The Sacramento Bee reported that California lawmakers hope SB 2 will survive an ERISA challenge on the back of a loophole permitting the states to regulate the health insurance industry. Under ERISA, federal authorities regulate employee pension and benefit programs, which can include the health coverage workers get on the job.
If it stands up to a challenge, the law would make California the first state in the three decades since Congress passed a law preventing states from regulating employee health benefits – ERISA – to compel employers to pay for medical insurance and to spell out the type of coverage offered.
“California has always been a trendsetter in health care,” Paul Fronstin, a health analyst with the Employee Benefits Research Institute (EBRI) in Washington, DC, told the Bee. “If this legislation becomes law it will be an eye opener for the rest of the country and other states will look at it as a test case.”
Several state lawmakers admit there might be court challenges to SB 2, but said they still hoped to get the bill through floor votes next week and on to the governor’s desk. A spokesman for Governor Gray Davis said the governor has yet to take a position on the proposal.
“California is in the midst of a fiscal crisis,” said California Assemblyman Dario Frommer, (D-Los Angeles), according to the Bee. “We need to have a system of expanding employer health coverage. We need to stand up to any legal challenges.”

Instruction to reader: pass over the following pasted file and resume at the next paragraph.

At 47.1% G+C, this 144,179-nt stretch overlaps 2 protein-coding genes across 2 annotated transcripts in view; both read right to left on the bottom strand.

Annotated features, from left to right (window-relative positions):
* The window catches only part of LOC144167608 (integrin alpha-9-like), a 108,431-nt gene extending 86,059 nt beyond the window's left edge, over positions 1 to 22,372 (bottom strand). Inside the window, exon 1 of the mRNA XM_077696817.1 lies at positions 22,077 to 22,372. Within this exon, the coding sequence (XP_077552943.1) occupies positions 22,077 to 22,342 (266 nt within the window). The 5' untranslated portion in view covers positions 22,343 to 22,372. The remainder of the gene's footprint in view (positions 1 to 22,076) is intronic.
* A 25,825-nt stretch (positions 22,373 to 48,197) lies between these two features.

The bill would require all companies with 200 or more workers to offer insurance for employees and their families starting in 2005 or pay fees to support a statewide insurance program. Firms with between 20 and 199 employees would have to give workers, but not their families, insurance by 2006 or pay similar fees to the state. In most cases, companies would pay at least 80% of the monthly insurance premium, leaving workers to pay no more than 20% of the tab.
Employees would qualify for coverage under the law if they worked at least 100 hours per month and had been with their current job at least three months. Workers who qualify would either get insurance on the job or through a state-run insurance pool. Four out of five of California’s approximately 6 million uninsured residents are workers and their families, studies show.
Variations on employee health insurance mandates have been tried in other states, but only Hawaii has a law on the books – and that took a special act of Congress to circumvent ERISA.
By far the most ambitious state effort, and the closest in scope to the California proposal, was a 1988 Massachusetts law that would have taxed firms with five or more workers to subsidize a public health program but offered tax credits to companies that bought coverage. The Massachusetts state restaurant association challenged the law but dropped the case when it was repealed.
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